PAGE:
Heartburn, that almost quintessential American medical malady, appears to be driving the nation's fastest-increasing type of cancer. And the antacids used to ease the symptoms could, in some cases, do more harm than good. The cancer, a type of esophageal disease called adenocarcinoma, is relatively rare. However, incidence has jumped sixfold in the past 30 years. No one knows exactly why esophageal cancer is on the rise, but experts say heartburn is the natural suspect. About 60 million Americans have occasional symptoms of heartburn -- a burning feeling in the chest, regurgitation and nausea.
BUSINESS
By Jamie Smith Hopkins, The Baltimore Sun | August 7, 2011
Ed Fishel is a year and three months from retirement. Ask him if he noticed that the stock market plunged last week, and the Monkton man will laugh incredulously. "Are you kidding me?" he said Friday, less than 24 hours after stock-market indexes turned in their biggest one-day drop since the financial crisis. "For somebody like me, who's butting up against their retirement, yes — it's pretty much all we talk about. … This is scary as heck. " Local brokers fielded nervous calls from clients last week.
NEWS
October 5, 2009
A reader of our Picture of Health blog asked recently how to distinguish the symptoms of heartburn from the symptoms of a heart attack. It turns out to be harder than you might think. Dr. Richard A. Desi, a gastroenterologist at the Institute for Digestive Health and Liver Disease at Baltimore's Mercy Medical Center, discussed how to tell the difference. "That's actually not a very easy question," Desi said. "It's a difficult question for patients and for doctors." One key, he said, is to look for what are considered the classic symptoms of each.
FEATURES
By Joe Graedon and Teresa Graedon | June 19, 2008
We gave our 6-year-old daughter a heartburn medicine, cimetidine, for her warts. It's amazing! After months of visits to the dermatologist, the warts on the back of her hand are gone. She had up to 40 big and tiny warts, and they were starting to spread to her wrist and other hand. Finally, we gave her cimetidine daily for eight weeks, and they just disappeared. The cimetidine (Tagamet) "cure" for warts was first written about in the early 1990s. This was an unusual use; Tagamet was a popular prescription drug for ulcers at that time.
SPORTS
December 7, 2007
Presenting the debut tabloid edition of sports media notes while wondering when we're going to see the Bart Scott-tossed penalty flag show up on eBay: With the Ravens playing on Sunday Night Football this weekend, NBC's John Madden was kind enough to answer a few questions. On how the Ravens' tough loss Monday will affect the rest of their season: "Had they won, it would have energized them for the rest of the season. ... They'd still be on an emotional high. ... If they lose it, it's going to be tough."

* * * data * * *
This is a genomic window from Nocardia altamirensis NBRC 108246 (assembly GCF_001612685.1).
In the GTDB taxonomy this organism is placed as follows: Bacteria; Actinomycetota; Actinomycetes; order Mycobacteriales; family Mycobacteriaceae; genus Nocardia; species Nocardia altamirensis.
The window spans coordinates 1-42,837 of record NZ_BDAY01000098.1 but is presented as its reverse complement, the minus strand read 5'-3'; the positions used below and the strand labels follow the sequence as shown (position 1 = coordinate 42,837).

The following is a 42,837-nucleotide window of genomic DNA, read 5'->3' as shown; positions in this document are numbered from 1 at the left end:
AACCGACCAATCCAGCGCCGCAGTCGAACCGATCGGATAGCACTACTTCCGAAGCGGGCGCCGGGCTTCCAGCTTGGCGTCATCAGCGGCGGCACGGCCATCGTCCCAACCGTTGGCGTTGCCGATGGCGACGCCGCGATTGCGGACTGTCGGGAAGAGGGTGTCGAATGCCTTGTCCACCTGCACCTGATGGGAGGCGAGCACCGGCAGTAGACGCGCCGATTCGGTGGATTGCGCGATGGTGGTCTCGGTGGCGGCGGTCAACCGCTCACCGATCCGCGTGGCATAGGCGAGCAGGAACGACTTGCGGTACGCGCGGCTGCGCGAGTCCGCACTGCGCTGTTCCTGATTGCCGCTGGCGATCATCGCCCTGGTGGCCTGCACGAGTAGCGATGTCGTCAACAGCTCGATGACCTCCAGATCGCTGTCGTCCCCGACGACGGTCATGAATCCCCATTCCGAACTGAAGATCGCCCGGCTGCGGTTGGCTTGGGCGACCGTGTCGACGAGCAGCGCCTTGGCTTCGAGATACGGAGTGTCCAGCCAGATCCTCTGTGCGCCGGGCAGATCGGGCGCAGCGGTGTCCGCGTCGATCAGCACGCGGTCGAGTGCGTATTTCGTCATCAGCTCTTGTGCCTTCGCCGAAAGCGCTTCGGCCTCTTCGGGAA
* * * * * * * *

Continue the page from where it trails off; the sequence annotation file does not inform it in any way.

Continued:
NEWS
By Joe Graedon and Teresa Graedon and Joe Graedon and Teresa Graedon,PeoplesPharmacy.com | January 19, 2007
I saw part of a news story on TV that said people who take Nexium (and similar drugs) for a year or more are at greater risk of bone-density loss and have more bone fractures. I have been taking Nexium for heartburn for almost a year and a half. I have had a knee replacement and a total hip replacement. I did not get the details of who did the study and how. I want to ask my gastroenterologist if I can stop taking Nexium, but I would like to be able to give him some details. Can you supply them?
NEWS
By Chris Emery and Chris Emery,SUN REPORTER | January 8, 2007
When a recent study found that a popular class of heartburn drugs might weaken bones, Dorothea E. Kilner was alarmed, but not just because her medication could contribute to a hip fracture. For Kilner and the millions of Americans who suffer from chronic heartburn, the greater threat may be losing access to prescription drugs such as Prevacid, Prilosec, Protonix and Nexium. They're far more effective than earlier generations of heartburn medication, according to doctors and to patients who rely on them for relief.
NEWS
By Chris Emery and Chris Emery,SUN REPORTER | January 8, 2007
When a recent study found that a popular class of heartburn drugs might weaken bones, Dorothea E. Kilner was alarmed, but not just because her medication could contribute to a hip fracture. For Kilner and the millions of Americans who suffer from chronic heartburn, the greater threat may be losing access to prescription drugs such as Prevacid, Prilosec, Protonix and Nexium. They're far more effective than earlier generations of heartburn medication, according to doctors and to patients who rely on them for relief.
NEWS
By Joe Graedon and Teresa Graedon and Joe Graedon and Teresa Graedon,King Features Syndicate | May 15, 2005
I heard that there was a study about possible bad effects of low cholesterol in children. I am concerned about this because my teenagers have cholesterol levels of 103 and 110. What were the problems? I would like to know where this was published so I can share it with their pediatrician. For years, there have been puzzling reports that low cholesterol levels may be associated with impulsive and violent behavior in adults. Animal studies (in dogs and monkeys) have also found a link between low cholesterol and aggressive behavior.
NEWS
December 27, 2006
Risk found in heartburn drugs Older people who take heartburn drugs, such as Nexium, Prilosec, Prevacid and Protonix, for long periods have an increased risk of hip fractures, possibly because the drugs block calcium absorption, Pennsylvania researchers reported today.
NEWS
By Thomas H. Maugh II and Thomas H. Maugh II,Los Angeles Times | December 27, 2006
Older people who take heartburn drugs such as Nexium, Prilosec, Prevacid and Protonix for long periods have a significantly increased risk of hip fractures, possibly because the drugs block calcium absorption, Pennsylvania researchers reported today. The drugs, which block production of acid in the stomach, are among the most widely used in the United States, with combined annual sales of more than $10 billion. "The perception is that the drugs are completely safe, and doctors dispense them without thinking too much about the risks and the benefits," said Dr. Yu-Xiao Yang of the University of Pennsylvania School of Medicine, who led the study published in The Journal of the American Medical Association.